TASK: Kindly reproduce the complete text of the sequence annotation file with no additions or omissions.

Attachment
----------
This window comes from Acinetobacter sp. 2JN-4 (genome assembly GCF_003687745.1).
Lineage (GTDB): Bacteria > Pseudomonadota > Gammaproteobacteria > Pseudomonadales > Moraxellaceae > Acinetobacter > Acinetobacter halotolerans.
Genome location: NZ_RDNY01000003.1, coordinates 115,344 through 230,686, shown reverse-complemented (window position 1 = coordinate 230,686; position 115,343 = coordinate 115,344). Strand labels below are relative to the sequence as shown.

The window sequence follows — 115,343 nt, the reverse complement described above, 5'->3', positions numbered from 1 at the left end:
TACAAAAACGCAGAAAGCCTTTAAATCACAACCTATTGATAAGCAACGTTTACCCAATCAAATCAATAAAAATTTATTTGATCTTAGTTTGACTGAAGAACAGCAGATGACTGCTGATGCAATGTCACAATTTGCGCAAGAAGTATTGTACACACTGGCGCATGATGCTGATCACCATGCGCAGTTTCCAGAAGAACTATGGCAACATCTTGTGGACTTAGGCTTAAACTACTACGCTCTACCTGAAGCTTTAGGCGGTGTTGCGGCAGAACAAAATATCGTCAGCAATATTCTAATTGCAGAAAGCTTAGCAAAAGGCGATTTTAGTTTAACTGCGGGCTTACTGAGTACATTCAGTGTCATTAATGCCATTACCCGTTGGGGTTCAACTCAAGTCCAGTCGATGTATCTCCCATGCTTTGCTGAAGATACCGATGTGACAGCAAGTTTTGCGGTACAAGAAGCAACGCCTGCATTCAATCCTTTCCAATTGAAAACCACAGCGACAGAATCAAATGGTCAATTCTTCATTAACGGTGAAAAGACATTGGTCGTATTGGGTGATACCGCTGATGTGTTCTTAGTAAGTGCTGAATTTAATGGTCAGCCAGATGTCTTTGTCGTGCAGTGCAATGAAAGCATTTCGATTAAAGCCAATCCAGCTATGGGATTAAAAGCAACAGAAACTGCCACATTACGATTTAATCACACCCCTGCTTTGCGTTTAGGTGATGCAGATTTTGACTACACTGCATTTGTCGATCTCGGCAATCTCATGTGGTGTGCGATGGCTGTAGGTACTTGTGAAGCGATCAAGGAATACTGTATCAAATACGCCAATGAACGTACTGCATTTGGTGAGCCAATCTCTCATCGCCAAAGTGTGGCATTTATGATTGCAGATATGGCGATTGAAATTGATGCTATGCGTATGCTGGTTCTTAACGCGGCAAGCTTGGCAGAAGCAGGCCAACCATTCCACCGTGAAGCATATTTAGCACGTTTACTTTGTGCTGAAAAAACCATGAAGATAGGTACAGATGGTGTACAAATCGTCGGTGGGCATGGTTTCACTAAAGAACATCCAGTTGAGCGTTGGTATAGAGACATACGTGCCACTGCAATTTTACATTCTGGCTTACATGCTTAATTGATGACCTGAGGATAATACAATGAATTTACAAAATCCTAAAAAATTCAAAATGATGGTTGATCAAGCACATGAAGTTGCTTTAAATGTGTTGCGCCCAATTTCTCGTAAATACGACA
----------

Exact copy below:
This window comes from Acinetobacter sp. 2JN-4 (genome assembly GCF_003687745.1).
Lineage (GTDB): Bacteria > Pseudomonadota > Gammaproteobacteria > Pseudomonadales > Moraxellaceae > Acinetobacter > Acinetobacter halotolerans.
Genome location: NZ_RDNY01000003.1, coordinates 115,344 through 230,686, shown reverse-complemented (window position 1 = coordinate 230,686; position 115,343 = coordinate 115,344). Strand labels below are relative to the sequence as shown.

The window sequence follows — 115,343 nt, the reverse complement described above, 5'->3', positions numbered from 1 at the left end:
TACAAAAACGCAGAAAGCCTTTAAATCACAACCTATTGATAAGCAACGTTTACCCAATCAAATCAATAAAAATTTATTTGATCTTAGTTTGACTGAAGAACAGCAGATGACTGCTGATGCAATGTCACAATTTGCGCAAGAAGTATTGTACACACTGGCGCATGATGCTGATCACCATGCGCAGTTTCCAGAAGAACTATGGCAACATCTTGTGGACTTAGGCTTAAACTACTACGCTCTACCTGAAGCTTTAGGCGGTGTTGCGGCAGAACAAAATATCGTCAGCAATATTCTAATTGCAGAAAGCTTAGCAAAAGGCGATTTTAGTTTAACTGCGGGCTTACTGAGTACATTCAGTGTCATTAATGCCATTACCCGTTGGGGTTCAACTCAAGTCCAGTCGATGTATCTCCCATGCTTTGCTGAAGATACCGATGTGACAGCAAGTTTTGCGGTACAAGAAGCAACGCCTGCATTCAATCCTTTCCAATTGAAAACCACAGCGACAGAATCAAATGGTCAATTCTTCATTAACGGTGAAAAGACATTGGTCGTATTGGGTGATACCGCTGATGTGTTCTTAGTAAGTGCTGAATTTAATGGTCAGCCAGATGTCTTTGTCGTGCAGTGCAATGAAAGCATTTCGATTAAAGCCAATCCAGCTATGGGATTAAAAGCAACAGAAACTGCCACATTACGATTTAATCACACCCCTGCTTTGCGTTTAGGTGATGCAGATTTTGACTACACTGCATTTGTCGATCTCGGCAATCTCATGTGGTGTGCGATGGCTGTAGGTACTTGTGAAGCGATCAAGGAATACTGTATCAAATACGCCAATGAACGTACTGCATTTGGTGAGCCAATCTCTCATCGCCAAAGTGTGGCATTTATGATTGCAGATATGGCGATTGAAATTGATGCTATGCGTATGCTGGTTCTTAACGCGGCAAGCTTGGCAGAAGCAGGCCAACCATTCCACCGTGAAGCATATTTAGCACGTTTACTTTGTGCTGAAAAAACCATGAAGATAGGTACAGATGGTGTACAAATCGTCGGTGGGCATGGTTTCACTAAAGAACATCCAGTTGAGCGTTGGTATAGAGACATACGTGCCACTGCAATTTTACATTCTGGCTTACATGCTTAATTGATGACCTGAGGATAATACAATGAATTTACAAAATCCTAAAAAATTCAAAATGATGGTTGATCAAGCACATGAAGTTGCTTTAAATGTGTTGCGCCCAATTTCTCGTAAATACGACA